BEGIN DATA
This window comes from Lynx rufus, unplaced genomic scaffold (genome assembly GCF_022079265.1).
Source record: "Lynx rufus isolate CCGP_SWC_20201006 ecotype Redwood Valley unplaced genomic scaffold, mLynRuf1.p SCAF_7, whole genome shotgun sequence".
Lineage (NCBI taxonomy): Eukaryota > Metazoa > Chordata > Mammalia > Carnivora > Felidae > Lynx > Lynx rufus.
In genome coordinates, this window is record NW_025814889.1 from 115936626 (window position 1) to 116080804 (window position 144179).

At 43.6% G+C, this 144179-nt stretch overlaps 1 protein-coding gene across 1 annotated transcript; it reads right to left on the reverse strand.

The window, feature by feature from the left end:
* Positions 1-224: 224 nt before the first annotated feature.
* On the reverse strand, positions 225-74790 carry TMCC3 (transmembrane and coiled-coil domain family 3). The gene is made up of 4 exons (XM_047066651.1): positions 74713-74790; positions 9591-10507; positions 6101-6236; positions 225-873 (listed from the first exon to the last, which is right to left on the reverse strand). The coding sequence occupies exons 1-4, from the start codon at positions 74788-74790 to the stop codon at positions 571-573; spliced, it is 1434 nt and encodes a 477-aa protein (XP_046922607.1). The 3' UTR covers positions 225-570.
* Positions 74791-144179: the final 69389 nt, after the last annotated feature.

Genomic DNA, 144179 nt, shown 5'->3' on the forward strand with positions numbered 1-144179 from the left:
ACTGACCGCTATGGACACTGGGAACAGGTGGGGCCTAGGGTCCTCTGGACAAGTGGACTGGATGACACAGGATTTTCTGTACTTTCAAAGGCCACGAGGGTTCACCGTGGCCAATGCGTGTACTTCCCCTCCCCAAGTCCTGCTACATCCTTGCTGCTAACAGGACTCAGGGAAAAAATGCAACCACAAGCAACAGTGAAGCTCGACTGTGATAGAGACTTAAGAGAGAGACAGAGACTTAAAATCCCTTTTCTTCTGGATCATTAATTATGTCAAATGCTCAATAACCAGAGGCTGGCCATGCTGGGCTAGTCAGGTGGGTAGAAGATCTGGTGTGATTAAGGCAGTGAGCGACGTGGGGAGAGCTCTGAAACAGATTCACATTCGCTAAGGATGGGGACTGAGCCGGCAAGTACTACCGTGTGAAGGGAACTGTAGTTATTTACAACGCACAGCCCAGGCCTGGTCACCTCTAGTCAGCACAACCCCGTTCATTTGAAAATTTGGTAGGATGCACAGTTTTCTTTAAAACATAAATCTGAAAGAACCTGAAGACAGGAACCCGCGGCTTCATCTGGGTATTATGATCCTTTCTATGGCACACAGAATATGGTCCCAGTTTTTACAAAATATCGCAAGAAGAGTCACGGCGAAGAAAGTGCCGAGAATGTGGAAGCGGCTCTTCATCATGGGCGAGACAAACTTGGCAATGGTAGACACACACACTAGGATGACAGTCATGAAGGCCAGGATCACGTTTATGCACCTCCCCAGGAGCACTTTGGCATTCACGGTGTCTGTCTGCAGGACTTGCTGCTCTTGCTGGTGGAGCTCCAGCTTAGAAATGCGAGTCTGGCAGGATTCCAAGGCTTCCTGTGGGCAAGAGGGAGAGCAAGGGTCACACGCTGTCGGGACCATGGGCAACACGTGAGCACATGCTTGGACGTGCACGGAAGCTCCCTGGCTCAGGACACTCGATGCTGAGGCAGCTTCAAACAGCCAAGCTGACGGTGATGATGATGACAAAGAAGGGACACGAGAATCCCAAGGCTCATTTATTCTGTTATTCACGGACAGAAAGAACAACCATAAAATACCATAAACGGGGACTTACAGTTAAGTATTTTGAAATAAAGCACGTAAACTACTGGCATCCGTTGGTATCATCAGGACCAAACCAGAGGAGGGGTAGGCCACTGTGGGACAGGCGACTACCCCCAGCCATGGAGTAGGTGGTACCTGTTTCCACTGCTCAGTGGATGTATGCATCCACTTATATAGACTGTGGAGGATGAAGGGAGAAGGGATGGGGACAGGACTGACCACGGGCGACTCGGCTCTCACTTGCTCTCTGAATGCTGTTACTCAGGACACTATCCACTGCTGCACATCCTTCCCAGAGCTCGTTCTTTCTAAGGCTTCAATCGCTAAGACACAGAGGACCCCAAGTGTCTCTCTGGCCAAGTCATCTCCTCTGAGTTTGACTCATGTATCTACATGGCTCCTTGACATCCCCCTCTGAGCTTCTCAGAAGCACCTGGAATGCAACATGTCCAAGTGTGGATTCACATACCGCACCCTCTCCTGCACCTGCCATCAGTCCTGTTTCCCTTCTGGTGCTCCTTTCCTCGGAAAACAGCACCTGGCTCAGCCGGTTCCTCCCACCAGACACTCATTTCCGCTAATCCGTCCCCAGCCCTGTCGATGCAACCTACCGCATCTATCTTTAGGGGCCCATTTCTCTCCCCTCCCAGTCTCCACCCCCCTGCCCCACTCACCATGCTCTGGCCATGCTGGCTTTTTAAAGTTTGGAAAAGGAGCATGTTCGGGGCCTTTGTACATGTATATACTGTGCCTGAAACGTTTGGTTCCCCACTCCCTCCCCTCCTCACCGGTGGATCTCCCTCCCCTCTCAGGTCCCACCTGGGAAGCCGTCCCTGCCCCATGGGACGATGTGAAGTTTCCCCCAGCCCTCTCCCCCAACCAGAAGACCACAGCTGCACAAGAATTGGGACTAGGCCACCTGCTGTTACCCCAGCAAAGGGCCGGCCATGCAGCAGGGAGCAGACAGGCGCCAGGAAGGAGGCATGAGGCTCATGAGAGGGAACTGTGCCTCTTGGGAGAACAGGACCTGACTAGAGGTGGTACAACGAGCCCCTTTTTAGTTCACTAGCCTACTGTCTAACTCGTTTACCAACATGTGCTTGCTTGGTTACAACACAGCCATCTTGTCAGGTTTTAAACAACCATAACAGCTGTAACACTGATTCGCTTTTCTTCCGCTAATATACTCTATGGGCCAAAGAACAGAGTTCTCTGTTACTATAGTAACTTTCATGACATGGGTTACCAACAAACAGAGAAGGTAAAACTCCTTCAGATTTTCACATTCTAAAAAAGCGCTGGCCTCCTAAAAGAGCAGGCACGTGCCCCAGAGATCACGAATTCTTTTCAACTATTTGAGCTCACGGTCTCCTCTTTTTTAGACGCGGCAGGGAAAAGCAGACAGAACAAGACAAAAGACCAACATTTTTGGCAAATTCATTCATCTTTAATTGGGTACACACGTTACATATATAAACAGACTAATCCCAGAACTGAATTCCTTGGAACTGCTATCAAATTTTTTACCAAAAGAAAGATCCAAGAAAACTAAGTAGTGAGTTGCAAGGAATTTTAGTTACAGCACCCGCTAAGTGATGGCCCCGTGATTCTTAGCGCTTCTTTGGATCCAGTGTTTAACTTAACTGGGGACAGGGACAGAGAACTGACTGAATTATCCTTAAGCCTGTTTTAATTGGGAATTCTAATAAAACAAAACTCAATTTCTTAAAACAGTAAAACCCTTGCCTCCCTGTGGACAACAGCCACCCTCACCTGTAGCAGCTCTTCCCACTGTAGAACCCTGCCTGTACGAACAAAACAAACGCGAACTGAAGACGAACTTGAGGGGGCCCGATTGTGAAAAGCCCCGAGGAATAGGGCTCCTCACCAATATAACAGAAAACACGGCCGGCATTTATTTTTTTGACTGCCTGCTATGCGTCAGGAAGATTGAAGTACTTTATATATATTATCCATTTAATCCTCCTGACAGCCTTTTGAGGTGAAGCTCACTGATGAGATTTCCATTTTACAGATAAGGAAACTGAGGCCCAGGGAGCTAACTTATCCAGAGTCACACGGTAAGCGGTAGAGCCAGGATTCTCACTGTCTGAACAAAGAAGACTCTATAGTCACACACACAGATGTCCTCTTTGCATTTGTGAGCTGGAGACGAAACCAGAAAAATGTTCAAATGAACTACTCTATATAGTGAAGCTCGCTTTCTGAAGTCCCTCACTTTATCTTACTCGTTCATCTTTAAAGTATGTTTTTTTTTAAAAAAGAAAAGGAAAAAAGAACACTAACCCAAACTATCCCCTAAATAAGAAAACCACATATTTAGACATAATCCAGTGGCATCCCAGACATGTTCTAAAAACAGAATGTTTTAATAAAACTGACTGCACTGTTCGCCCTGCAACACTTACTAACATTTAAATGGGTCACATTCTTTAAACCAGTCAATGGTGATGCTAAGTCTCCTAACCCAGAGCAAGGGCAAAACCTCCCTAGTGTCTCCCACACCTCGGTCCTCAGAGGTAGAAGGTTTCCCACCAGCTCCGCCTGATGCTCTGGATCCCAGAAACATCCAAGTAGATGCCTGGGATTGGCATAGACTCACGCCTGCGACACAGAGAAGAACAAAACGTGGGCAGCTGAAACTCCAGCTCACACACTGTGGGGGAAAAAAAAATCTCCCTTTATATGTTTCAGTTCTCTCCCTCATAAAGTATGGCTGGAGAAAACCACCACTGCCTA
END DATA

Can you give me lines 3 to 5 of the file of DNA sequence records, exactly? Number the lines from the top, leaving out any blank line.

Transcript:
Lineage (NCBI taxonomy): Eukaryota > Metazoa > Chordata > Mammalia > Carnivora > Felidae > Lynx > Lynx rufus.
In genome coordinates, this window is record NW_025814889.1 from 115936626 (window position 1) to 116080804 (window position 144179).

At 43.6% G+C, this 144179-nt stretch overlaps 1 protein-coding gene across 1 annotated transcript; it reads right to left on the reverse strand.